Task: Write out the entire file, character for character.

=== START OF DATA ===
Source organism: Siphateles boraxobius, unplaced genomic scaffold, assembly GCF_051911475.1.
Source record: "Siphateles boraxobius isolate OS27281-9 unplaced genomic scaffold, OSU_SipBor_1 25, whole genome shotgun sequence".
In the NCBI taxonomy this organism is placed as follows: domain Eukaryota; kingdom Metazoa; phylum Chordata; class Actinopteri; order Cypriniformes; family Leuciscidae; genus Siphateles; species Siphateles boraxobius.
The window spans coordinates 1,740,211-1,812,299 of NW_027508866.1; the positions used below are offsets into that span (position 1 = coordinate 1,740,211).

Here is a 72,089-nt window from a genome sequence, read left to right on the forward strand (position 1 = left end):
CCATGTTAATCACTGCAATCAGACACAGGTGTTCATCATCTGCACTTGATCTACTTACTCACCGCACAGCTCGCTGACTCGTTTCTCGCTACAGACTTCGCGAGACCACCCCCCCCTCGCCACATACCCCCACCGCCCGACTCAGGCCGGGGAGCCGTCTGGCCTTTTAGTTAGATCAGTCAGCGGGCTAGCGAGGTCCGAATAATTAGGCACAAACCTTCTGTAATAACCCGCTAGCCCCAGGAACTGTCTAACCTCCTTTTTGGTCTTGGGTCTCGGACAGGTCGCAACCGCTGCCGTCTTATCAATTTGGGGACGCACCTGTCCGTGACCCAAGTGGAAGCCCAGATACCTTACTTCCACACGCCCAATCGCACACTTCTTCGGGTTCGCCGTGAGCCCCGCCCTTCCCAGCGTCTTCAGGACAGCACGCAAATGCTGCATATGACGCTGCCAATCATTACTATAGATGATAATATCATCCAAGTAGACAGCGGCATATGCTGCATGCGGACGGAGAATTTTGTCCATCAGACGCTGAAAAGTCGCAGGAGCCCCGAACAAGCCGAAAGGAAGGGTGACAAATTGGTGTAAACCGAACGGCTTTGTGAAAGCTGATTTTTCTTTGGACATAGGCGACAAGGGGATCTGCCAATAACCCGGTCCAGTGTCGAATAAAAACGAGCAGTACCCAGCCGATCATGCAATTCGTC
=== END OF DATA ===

Source organism: Siphateles boraxobius, unplaced genomic scaffold, assembly GCF_051911475.1.
Source record: "Siphateles boraxobius isolate OS27281-9 unplaced genomic scaffold, OSU_SipBor_1 25, whole genome shotgun sequence".
In the NCBI taxonomy this organism is placed as follows: domain Eukaryota; kingdom Metazoa; phylum Chordata; class Actinopteri; order Cypriniformes; family Leuciscidae; genus Siphateles; species Siphateles boraxobius.
The window spans coordinates 1,740,211-1,812,299 of NW_027508866.1; the positions used below are offsets into that span (position 1 = coordinate 1,740,211).

Here is a 72,089-nt window from a genome sequence, read left to right on the forward strand (position 1 = left end):
CCATGTTAATCACTGCAATCAGACACAGGTGTTCATCATCTGCACTTGATCTACTTACTCACCGCACAGCTCGCTGACTCGTTTCTCGCTACAGACTTCGCGAGACCACCCCCCCCTCGCCACATACCCCCACCGCCCGACTCAGGCCGGGGAGCCGTCTGGCCTTTTAGTTAGATCAGTCAGCGGGCTAGCGAGGTCCGAATAATTAGGCACAAACCTTCTGTAATAACCCGCTAGCCCCAGGAACTGTCTAACCTCCTTTTTGGTCTTGGGTCTCGGACAGGTCGCAACCGCTGCCGTCTTATCAATTTGGGGACGCACCTGTCCGTGACCCAAGTGGAAGCCCAGATACCTTACTTCCACACGCCCAATCGCACACTTCTTCGGGTTCGCCGTGAGCCCCGCCCTTCCCAGCGTCTTCAGGACAGCACGCAAATGCTGCATATGACGCTGCCAATCATTACTATAGATGATAATATCATCCAAGTAGACAGCGGCATATGCTGCATGCGGACGGAGAATTTTGTCCATCAGACGCTGAAAAGTCGCAGGAGCCCCGAACAAGCCGAAAGGAAGGGTGACAAATTGGTGTAAACCGAACGGCTTTGTGAAAGCTGATTTTTCTTTGGACATAGGCGACAAGGGGATCTGCCAATAACCCGGTCCAGTGTCGAATAAAAACGAGCAGTACCCAGCCGATCATGCAATTCGTC